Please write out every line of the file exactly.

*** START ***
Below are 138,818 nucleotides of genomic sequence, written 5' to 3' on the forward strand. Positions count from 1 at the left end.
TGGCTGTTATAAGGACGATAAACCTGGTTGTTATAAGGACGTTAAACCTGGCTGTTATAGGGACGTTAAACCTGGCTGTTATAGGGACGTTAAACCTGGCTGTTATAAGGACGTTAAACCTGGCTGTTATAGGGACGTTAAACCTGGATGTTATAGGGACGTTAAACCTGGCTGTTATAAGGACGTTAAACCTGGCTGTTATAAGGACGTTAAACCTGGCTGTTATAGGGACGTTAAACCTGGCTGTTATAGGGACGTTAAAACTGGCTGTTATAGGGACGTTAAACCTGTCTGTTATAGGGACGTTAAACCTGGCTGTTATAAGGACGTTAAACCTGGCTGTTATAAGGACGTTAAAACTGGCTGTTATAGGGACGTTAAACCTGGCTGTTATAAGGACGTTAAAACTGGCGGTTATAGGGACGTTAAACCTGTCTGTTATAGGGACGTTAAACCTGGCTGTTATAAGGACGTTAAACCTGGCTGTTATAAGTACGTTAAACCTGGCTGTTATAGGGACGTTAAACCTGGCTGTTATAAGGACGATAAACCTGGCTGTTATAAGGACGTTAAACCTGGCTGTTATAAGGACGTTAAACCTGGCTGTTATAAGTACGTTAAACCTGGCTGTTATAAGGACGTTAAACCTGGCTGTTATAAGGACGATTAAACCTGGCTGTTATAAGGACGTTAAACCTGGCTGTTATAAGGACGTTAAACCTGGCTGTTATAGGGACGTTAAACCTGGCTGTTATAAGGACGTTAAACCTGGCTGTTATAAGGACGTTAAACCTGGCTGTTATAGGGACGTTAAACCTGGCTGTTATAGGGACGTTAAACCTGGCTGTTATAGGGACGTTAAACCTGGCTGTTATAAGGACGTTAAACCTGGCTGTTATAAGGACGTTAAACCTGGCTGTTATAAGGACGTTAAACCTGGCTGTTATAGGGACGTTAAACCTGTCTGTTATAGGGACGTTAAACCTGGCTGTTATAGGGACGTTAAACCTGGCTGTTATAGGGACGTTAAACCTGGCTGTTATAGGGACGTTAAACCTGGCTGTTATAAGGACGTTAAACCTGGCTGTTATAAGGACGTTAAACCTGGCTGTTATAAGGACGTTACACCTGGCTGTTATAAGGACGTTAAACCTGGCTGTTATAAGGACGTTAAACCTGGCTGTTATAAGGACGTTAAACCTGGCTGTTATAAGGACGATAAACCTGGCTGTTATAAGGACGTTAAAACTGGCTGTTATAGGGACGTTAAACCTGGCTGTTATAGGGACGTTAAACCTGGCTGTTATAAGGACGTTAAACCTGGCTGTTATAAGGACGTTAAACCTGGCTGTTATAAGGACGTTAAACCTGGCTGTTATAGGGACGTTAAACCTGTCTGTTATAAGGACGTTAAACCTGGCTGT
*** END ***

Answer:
Below are 138,818 nucleotides of genomic sequence, written 5' to 3' on the forward strand. Positions count from 1 at the left end.
TGGCTGTTATAAGGACGATAAACCTGGTTGTTATAAGGACGTTAAACCTGGCTGTTATAGGGACGTTAAACCTGGCTGTTATAGGGACGTTAAACCTGGCTGTTATAAGGACGTTAAACCTGGCTGTTATAGGGACGTTAAACCTGGATGTTATAGGGACGTTAAACCTGGCTGTTATAAGGACGTTAAACCTGGCTGTTATAAGGACGTTAAACCTGGCTGTTATAGGGACGTTAAACCTGGCTGTTATAGGGACGTTAAAACTGGCTGTTATAGGGACGTTAAACCTGTCTGTTATAGGGACGTTAAACCTGGCTGTTATAAGGACGTTAAACCTGGCTGTTATAAGGACGTTAAAACTGGCTGTTATAGGGACGTTAAACCTGGCTGTTATAAGGACGTTAAAACTGGCGGTTATAGGGACGTTAAACCTGTCTGTTATAGGGACGTTAAACCTGGCTGTTATAAGGACGTTAAACCTGGCTGTTATAAGTACGTTAAACCTGGCTGTTATAGGGACGTTAAACCTGGCTGTTATAAGGACGATAAACCTGGCTGTTATAAGGACGTTAAACCTGGCTGTTATAAGGACGTTAAACCTGGCTGTTATAAGTACGTTAAACCTGGCTGTTATAAGGACGTTAAACCTGGCTGTTATAAGGACGATTAAACCTGGCTGTTATAAGGACGTTAAACCTGGCTGTTATAAGGACGTTAAACCTGGCTGTTATAGGGACGTTAAACCTGGCTGTTATAAGGACGTTAAACCTGGCTGTTATAAGGACGTTAAACCTGGCTGTTATAGGGACGTTAAACCTGGCTGTTATAGGGACGTTAAACCTGGCTGTTATAGGGACGTTAAACCTGGCTGTTATAAGGACGTTAAACCTGGCTGTTATAAGGACGTTAAACCTGGCTGTTATAAGGACGTTAAACCTGGCTGTTATAGGGACGTTAAACCTGTCTGTTATAGGGACGTTAAACCTGGCTGTTATAGGGACGTTAAACCTGGCTGTTATAGGGACGTTAAACCTGGCTGTTATAGGGACGTTAAACCTGGCTGTTATAAGGACGTTAAACCTGGCTGTTATAAGGACGTTAAACCTGGCTGTTATAAGGACGTTACACCTGGCTGTTATAAGGACGTTAAACCTGGCTGTTATAAGGACGTTAAACCTGGCTGTTATAAGGACGTTAAACCTGGCTGTTATAAGGACGATAAACCTGGCTGTTATAAGGACGTTAAAACTGGCTGTTATAGGGACGTTAAACCTGGCTGTTATAGGGACGTTAAACCTGGCTGTTATAAGGACGTTAAACCTGGCTGTTATAAGGACGTTAAACCTGGCTGTTATAAGGACGTTAAACCTGGCTGTTATAGGGACGTTAAACCTGTCTGTTATAAGGACGTTAAACCTGGCTGT